PH: Of the 1200 applications received by ICANN in April 2012, approximately 600 of these were from so called dot brand applicants. Thus far, less than 10 of these names have been delegated, i.e. able to effect registrations. Examples include BMW, Monsoon, Sky and AXA. At the time of writing most of these organisations have yet to publish anything other than a single web page at nic.[brand] so at this stage it is difficult to determine what direction each will take. One of the key considerations at this point will be the taxonomy of the domain, e.g. what goes to the left of the dot? This should be driven by user experience however it is akin to the chicken and the egg – at this stage users may not understand the new space and dot brands therefore are not entirely sure as to how to structure their names. Further, there are some hurdles that require clearing in terms of gaining the appropriate authority from ICANN, or indeed world governments, to deploy either country names or indeed two character country codes to the left of the dot.

Although not strictly a dot brand applicant, The Australian Cancer Research Foundation launched its dot cancerresearch TLD today (4 Feb) and has reportedly reserved around 80 domains for its own ‘promotional purposes’ including, for example, home.cancerresearch, donate.cancerresearch and news.cancerresearch. This represents an interesting example of what could be done with navigation in a dot brand.

GW: Google have entered the domain industry, why do you think they have done this and can you see TLD’s becoming a signal of trust or intent that will then be used in search marketing?

PH: To my knowledge, Google have never committed themselves as to whether a new TLD will affect search engine ratings. I think they will watch how the market develops and respond accordingly. Beyond this, anything else would be mere speculation at this stage.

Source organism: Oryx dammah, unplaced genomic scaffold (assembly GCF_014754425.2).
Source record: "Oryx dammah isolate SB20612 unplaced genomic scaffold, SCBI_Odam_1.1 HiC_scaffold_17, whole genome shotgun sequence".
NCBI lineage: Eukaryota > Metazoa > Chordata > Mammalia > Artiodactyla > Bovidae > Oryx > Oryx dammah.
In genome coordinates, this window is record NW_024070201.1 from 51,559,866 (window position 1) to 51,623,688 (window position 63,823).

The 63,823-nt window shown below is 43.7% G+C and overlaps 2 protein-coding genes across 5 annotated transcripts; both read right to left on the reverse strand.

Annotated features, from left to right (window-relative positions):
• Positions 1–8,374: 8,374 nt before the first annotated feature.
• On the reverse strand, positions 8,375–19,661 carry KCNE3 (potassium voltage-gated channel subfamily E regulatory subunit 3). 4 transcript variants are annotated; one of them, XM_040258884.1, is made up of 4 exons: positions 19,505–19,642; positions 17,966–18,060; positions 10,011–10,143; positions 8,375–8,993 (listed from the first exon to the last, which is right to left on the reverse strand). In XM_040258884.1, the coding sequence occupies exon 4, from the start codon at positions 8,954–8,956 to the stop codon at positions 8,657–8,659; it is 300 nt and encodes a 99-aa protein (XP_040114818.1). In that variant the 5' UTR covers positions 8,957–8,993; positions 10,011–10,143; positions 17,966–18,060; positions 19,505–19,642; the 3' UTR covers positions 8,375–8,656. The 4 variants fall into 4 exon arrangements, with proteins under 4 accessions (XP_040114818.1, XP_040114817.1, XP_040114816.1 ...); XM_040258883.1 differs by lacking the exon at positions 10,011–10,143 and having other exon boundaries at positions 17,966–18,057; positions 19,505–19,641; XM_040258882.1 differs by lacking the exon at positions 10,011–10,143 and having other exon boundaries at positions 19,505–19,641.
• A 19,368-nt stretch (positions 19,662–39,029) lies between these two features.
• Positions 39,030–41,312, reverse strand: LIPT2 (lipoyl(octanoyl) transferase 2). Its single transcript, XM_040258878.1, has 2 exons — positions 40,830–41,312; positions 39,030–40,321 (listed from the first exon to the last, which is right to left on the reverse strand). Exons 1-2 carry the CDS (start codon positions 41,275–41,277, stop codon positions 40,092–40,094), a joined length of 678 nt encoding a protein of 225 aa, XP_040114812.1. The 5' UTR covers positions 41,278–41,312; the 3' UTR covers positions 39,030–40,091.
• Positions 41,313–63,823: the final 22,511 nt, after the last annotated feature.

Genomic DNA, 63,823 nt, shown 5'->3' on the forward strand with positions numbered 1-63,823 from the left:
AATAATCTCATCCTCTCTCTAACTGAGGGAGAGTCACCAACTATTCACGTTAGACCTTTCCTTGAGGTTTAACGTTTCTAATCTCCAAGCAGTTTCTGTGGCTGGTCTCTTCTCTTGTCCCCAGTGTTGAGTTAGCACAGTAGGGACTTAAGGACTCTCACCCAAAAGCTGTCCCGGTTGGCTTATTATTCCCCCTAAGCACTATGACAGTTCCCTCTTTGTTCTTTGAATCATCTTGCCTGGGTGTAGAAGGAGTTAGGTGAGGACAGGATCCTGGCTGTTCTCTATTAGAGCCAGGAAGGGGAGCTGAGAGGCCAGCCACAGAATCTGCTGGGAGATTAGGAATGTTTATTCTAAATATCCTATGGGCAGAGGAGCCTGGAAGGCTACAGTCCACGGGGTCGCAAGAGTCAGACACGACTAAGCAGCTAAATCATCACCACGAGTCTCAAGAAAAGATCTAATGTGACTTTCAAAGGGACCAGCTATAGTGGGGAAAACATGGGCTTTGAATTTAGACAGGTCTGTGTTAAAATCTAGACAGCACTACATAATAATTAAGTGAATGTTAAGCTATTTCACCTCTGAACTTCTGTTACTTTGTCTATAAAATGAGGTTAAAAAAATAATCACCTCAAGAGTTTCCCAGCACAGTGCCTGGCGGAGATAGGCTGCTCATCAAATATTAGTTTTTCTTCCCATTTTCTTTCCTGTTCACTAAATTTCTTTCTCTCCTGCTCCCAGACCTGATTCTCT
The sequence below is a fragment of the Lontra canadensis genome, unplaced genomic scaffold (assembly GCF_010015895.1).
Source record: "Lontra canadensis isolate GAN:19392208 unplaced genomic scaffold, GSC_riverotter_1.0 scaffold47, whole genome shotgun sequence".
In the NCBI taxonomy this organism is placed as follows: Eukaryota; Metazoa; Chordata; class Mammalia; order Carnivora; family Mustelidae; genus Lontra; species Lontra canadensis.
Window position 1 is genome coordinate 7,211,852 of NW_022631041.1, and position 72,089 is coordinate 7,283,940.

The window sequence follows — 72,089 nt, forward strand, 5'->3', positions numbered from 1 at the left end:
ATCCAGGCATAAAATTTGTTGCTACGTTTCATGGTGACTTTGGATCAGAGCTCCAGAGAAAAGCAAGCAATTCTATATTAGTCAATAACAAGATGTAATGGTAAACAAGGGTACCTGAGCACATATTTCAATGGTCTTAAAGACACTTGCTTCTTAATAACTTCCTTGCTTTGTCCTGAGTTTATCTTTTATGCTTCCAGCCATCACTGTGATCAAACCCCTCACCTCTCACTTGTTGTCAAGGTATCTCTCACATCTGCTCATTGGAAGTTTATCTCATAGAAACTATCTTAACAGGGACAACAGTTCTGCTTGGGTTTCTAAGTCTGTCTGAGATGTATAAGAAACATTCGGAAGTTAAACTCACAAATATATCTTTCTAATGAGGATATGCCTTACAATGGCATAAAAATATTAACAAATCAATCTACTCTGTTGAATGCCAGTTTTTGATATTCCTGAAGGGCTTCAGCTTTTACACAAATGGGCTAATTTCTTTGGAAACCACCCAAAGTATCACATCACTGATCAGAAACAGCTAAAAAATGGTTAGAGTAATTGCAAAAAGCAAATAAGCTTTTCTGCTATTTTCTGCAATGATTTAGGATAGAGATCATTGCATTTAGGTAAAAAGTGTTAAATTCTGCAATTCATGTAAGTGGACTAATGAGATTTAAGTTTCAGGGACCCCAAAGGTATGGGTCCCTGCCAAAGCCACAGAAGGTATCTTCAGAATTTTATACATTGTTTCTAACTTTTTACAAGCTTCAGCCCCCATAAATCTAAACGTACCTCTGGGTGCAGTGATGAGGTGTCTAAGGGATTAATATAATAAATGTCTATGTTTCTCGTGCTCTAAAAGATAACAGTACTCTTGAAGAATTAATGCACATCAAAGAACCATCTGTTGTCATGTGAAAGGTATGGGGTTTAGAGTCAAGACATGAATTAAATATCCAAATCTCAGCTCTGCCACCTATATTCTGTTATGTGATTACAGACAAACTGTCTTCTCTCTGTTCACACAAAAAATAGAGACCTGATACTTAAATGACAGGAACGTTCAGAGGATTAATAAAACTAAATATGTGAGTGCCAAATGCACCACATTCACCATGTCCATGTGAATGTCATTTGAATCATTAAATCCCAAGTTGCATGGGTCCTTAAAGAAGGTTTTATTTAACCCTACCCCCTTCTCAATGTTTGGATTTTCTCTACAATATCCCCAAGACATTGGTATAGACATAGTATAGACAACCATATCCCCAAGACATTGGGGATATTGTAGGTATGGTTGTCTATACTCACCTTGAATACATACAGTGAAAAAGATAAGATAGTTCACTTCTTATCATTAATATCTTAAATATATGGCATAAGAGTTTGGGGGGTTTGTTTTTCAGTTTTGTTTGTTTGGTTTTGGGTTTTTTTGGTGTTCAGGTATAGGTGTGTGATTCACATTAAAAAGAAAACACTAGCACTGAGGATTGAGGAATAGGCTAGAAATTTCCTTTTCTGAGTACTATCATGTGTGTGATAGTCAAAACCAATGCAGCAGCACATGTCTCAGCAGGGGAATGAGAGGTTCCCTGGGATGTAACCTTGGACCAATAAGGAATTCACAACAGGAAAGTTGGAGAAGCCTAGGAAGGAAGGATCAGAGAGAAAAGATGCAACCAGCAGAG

GW: Some may say that the latest interest in GTLD’s is another way of ICANN and domain registrars making money. Where does a company draw the line? When do you stop spending money on domain names? And why?

PH: The new gTLD programme was introduced by ICANN to create innovation and choice given the dearth of available domains in, for example, the dot com space. There was a non refundable application fee of 185,000 USD per application so, it would be reasonable to assume that ICANN has profited from this exercise. However, much of this money was spent on evaluating the applications while some is reserved for potential litigation that may result from what some see as a contentious development. Registrars, too, stand to increase revenues from the sale of a significantly larger product set. However, as noted above, and as reflected in our advice to clients, a strategic approach should be adopted. This includes an assessment of investing in domains that could be effectively marketed to good use versus the fiscal implications of such actions. Further, a client may elect to effect no registrations and instead police the space and take the necessary action as the need arises. I don’t believe there is a one size fits all response and much will be dependent on sector, brand visibility, dependence on on-line transactions and any number of other factors.

GW: So there you have it, straight from the domain name management specialists. If you do go ahead with a domain name change, even if it’s just to go HTTPS, please also consider the entire website migration process and everything that is involved in moving your entire library of digital assets.This may affect your bottom line profits in both the short and long term.

Grant Whiteside